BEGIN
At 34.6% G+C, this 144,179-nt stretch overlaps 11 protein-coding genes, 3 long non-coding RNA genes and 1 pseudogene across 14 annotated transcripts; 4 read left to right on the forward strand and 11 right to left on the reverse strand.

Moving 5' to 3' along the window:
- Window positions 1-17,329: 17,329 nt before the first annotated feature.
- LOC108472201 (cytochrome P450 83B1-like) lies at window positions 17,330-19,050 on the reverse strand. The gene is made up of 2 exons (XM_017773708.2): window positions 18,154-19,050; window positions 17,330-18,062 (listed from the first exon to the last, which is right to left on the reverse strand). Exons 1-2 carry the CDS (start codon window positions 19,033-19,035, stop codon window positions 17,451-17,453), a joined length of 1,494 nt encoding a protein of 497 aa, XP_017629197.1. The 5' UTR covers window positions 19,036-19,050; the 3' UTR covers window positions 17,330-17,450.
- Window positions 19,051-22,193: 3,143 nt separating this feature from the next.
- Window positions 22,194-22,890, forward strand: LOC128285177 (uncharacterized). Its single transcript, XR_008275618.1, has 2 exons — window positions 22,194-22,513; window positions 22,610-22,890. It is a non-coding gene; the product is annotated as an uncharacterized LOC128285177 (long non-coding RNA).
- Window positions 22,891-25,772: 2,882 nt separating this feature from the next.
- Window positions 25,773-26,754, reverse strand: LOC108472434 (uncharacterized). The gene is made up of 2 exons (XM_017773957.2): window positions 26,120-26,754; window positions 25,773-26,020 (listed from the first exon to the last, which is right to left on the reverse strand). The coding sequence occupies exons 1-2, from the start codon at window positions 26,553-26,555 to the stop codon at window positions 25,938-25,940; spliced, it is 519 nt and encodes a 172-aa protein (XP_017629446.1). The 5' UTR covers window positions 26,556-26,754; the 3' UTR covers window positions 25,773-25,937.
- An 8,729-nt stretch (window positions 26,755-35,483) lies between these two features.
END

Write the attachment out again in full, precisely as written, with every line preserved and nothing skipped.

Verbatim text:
At 34.6% G+C, this 144,179-nt stretch overlaps 11 protein-coding genes, 3 long non-coding RNA genes and 1 pseudogene across 14 annotated transcripts; 4 read left to right on the forward strand and 11 right to left on the reverse strand.

Moving 5' to 3' along the window:
- Window positions 1-17,329: 17,329 nt before the first annotated feature.
- LOC108472201 (cytochrome P450 83B1-like) lies at window positions 17,330-19,050 on the reverse strand. The gene is made up of 2 exons (XM_017773708.2): window positions 18,154-19,050; window positions 17,330-18,062 (listed from the first exon to the last, which is right to left on the reverse strand). Exons 1-2 carry the CDS (start codon window positions 19,033-19,035, stop codon window positions 17,451-17,453), a joined length of 1,494 nt encoding a protein of 497 aa, XP_017629197.1. The 5' UTR covers window positions 19,036-19,050; the 3' UTR covers window positions 17,330-17,450.
- Window positions 19,051-22,193: 3,143 nt separating this feature from the next.
- Window positions 22,194-22,890, forward strand: LOC128285177 (uncharacterized). Its single transcript, XR_008275618.1, has 2 exons — window positions 22,194-22,513; window positions 22,610-22,890. It is a non-coding gene; the product is annotated as an uncharacterized LOC128285177 (long non-coding RNA).
- Window positions 22,891-25,772: 2,882 nt separating this feature from the next.
- Window positions 25,773-26,754, reverse strand: LOC108472434 (uncharacterized). The gene is made up of 2 exons (XM_017773957.2): window positions 26,120-26,754; window positions 25,773-26,020 (listed from the first exon to the last, which is right to left on the reverse strand). The coding sequence occupies exons 1-2, from the start codon at window positions 26,553-26,555 to the stop codon at window positions 25,938-25,940; spliced, it is 519 nt and encodes a 172-aa protein (XP_017629446.1). The 5' UTR covers window positions 26,556-26,754; the 3' UTR covers window positions 25,773-25,937.
- An 8,729-nt stretch (window positions 26,755-35,483) lies between these two features.